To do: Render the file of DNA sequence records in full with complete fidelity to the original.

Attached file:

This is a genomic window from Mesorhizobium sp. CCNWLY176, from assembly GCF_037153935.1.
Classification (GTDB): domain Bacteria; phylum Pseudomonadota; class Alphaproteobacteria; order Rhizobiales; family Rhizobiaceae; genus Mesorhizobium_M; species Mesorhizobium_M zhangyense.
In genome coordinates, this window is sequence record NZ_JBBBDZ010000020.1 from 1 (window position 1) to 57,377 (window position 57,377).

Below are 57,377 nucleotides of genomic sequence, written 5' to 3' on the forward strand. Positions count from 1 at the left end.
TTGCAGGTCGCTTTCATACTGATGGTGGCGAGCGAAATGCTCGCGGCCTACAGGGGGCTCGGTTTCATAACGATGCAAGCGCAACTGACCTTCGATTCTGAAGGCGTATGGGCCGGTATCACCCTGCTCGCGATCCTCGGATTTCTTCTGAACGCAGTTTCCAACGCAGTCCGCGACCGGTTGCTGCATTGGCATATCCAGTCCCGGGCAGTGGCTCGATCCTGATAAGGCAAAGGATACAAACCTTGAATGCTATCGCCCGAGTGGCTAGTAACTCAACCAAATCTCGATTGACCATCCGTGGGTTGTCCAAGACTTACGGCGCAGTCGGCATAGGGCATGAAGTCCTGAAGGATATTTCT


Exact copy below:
This is a genomic window from Mesorhizobium sp. CCNWLY176, from assembly GCF_037153935.1.
Classification (GTDB): domain Bacteria; phylum Pseudomonadota; class Alphaproteobacteria; order Rhizobiales; family Rhizobiaceae; genus Mesorhizobium_M; species Mesorhizobium_M zhangyense.
In genome coordinates, this window is sequence record NZ_JBBBDZ010000020.1 from 1 (window position 1) to 57,377 (window position 57,377).

Below are 57,377 nucleotides of genomic sequence, written 5' to 3' on the forward strand. Positions count from 1 at the left end.
TTGCAGGTCGCTTTCATACTGATGGTGGCGAGCGAAATGCTCGCGGCCTACAGGGGGCTCGGTTTCATAACGATGCAAGCGCAACTGACCTTCGATTCTGAAGGCGTATGGGCCGGTATCACCCTGCTCGCGATCCTCGGATTTCTTCTGAACGCAGTTTCCAACGCAGTCCGCGACCGGTTGCTGCATTGGCATATCCAGTCCCGGGCAGTGGCTCGATCCTGATAAGGCAAAGGATACAAACCTTGAATGCTATCGCCCGAGTGGCTAGTAACTCAACCAAATCTCGATTGACCATCCGTGGGTTGTCCAAGACTTACGGCGCAGTCGGCATAGGGCATGAAGTCCTGAAGGATATTTCT